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What fince thou fwor'ft, is fworn against thyself;
And being not done, where doing tends to ill,
Is to mistake again; tho' indirect,
And falihood falfhood cures; as fire cools fire,
By what thou fwear'ft, against the thing thou fwear'ft:
And better conqueft never canft thou make,
So heavy, as thou shalt not shake them off;
Faulc. Will't not be?
Will not a calve's-skin ftop that mouth of thine?
Blanch. Upon thy wedding day?
Against the blood that thou haft married?
What, fhall our feaft be kept with flaughter'd men?
Is husband in my mouth ?) ev'n for that name,
Which till this time my tongue did ne'er pronounce,
Against mine uncle.
Conft. O, upon my knee,
Made hard with kneeling, I do pray to thee,
Blanch. Now fhall I fee thy love; what motive may Be ftronger with thee than the name of wife?
Conft. That which upholdeth him, that thee upholds, His honour. Oh, thine honour, Lewis, thine honour ILewis. I mule, your Majefty doth feem fo cold, When fuch profound refpects do pull you on?
Pand. I will denounce a curfe upon his head. K. Philip. Thou shalt not need. England, I'll fall from thee.
Conft. O fair return of banish'd Majefty!
Eli. O foul revolt of French inconftancy!
K. John. France, thou fhalt rue this hour within this hour.
Faulc. Old time the clock-fetter, that bald fexton
Is it, as he will? well then, France fhall rue.
Blanch. The fun's o'ercaft with blood: fair day, adieu! Which is the fide that I must go withal?
I am with both, each army hath a hand,
Lewis. Lady, with me, with me thy fortune lies.
K. John. Coufin, go. draw our puiffance together.
France, I am burn'd up with inflaming wrath,
That nothing can allay, nothing but blood,
K. Philip. Thy rage fhall burn thee up, and thou
To afhes, ere our blood fhall quench that fire:
Look to thyfelf, thou art in jeopardy.
K. John. No more, than he that threats. To arms, let's hie.
[Exeunt. SCENE changes to a Field of Battle. Alarms, Excurfions: Enter Faulconbridge, with Austria's
TOW, by my life, this day grows wond'roushot; (12)
Some fiery devil hovers in the sky,
And pours down mifchief. Auftria's head lie there.
Unto his father's ever-living foul.
Enter King John, Arthur, and Hubert.
K. John. There, Hubert, keep this boy. Richard, make up:
My mother is affailed in our tent,
And ta'en, I fear.
Faulc. My lord, I refcu'd her:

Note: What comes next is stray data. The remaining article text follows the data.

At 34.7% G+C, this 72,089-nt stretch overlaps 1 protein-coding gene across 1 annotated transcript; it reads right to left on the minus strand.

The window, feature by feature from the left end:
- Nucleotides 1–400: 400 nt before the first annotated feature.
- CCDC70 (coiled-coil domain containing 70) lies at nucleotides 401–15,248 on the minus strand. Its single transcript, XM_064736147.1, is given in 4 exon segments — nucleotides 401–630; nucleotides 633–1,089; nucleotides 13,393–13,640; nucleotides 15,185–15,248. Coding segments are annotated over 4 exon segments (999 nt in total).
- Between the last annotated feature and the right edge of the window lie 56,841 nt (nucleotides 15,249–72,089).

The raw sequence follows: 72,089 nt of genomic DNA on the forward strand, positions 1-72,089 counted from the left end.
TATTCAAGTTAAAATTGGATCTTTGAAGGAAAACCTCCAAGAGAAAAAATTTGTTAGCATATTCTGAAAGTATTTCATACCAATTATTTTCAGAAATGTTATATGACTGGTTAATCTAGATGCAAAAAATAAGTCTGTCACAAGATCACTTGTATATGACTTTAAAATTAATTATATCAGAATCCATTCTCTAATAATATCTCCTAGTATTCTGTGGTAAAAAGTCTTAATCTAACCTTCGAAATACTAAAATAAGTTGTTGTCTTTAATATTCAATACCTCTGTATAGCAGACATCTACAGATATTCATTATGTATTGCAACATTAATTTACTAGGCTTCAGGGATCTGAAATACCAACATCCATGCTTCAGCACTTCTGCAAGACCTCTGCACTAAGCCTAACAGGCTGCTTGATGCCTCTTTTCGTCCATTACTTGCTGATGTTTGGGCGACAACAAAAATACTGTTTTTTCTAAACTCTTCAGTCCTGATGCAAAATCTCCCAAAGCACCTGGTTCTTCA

-it grows wondrous bot;
Some airy Devil bovers in the Sky.] I have, by Mr. Warburton's Direction, ventur'd to substitute, fiery Devil. It is a very unconclufive Inference, fure, that, because it grew wond'rous hot, foms airy Devil hover'd in the Sky. It is a fort of Reasoning, that carries an Air of Ridicule; unless we could determine, that the Poet meant no more by the Epithet than to exprefs the Sacred Text, in which the. Devil is stiled the Prince of the Air.
But on, my Liege; for very little pains
Alarms, Excurfions, Retreat. Re-enter King John, Elinor, Arthur, Faulconbridge, Hubert, and Lords.
K. John. So fhall it be; your Grace fhall ftay behind So ftrongly guarded: Coufin, look not fad, [To Arthur. Thy grandam loves thee, and thy uncle will
As dear be to thee, as thy father was.
Arth. O, this will make my mother die with grief.
Ufe our commiffion in its utmost force.
Faul. Bell, book, and candle fhall not drive me back, When gold and filver beck me to come on.
I leave your highness: grandam, I will pray
For your fair fafety; fo I kifs your hand.
Eli. Come hither, little kinfman;
[Exit Faule. -hark, a word. [Taking him to one fide of the flage.
K. John. [to Hubert on the other fide.]
-the fat Ribs of Peace
Muft by the bungry now be fed upon.] This Word now feems a very idle Term here, and conveys no fatisfactory Idea. An Antithefis, and Opposition of Terms, so perpetual with oug Author, requires ;
Muft by the bungry War be fed upon.
War demanding a large Expence, is very poetically faid to be hungry, and to prey on the Wealth and Fat of Peace.
And, my good friend, thy voluntary oath
K. John. Good friend, thou haft no cause to say só yet,
But thou fhalt have-and creep time ne'er fo flow,
I had a thing to fay-but, let it go:
Had bak'd thy blood and made it heavy-thick,
Or if that thou could'ft fee me without eyes,
-If the midnight Bell
Did with bis iron Tongue, and brazen Mouth,
Sound on into the drowy race of Night;] I do not think, that found on gives here that Idea of Solemnity and Horror, which, 'tis plain, our Poet intended to imprefs by this fine Defcription; and which my Emendation conveys. i. e. If it were the ftill part of the Night, or One of the Clock in the Morning, when the Sound of the Bell ftrikes upon the Ear with most Awe and Terror. And it is very usual with our Shakepears in other. Paffages to exprefs the Horror of a Midnight Bell,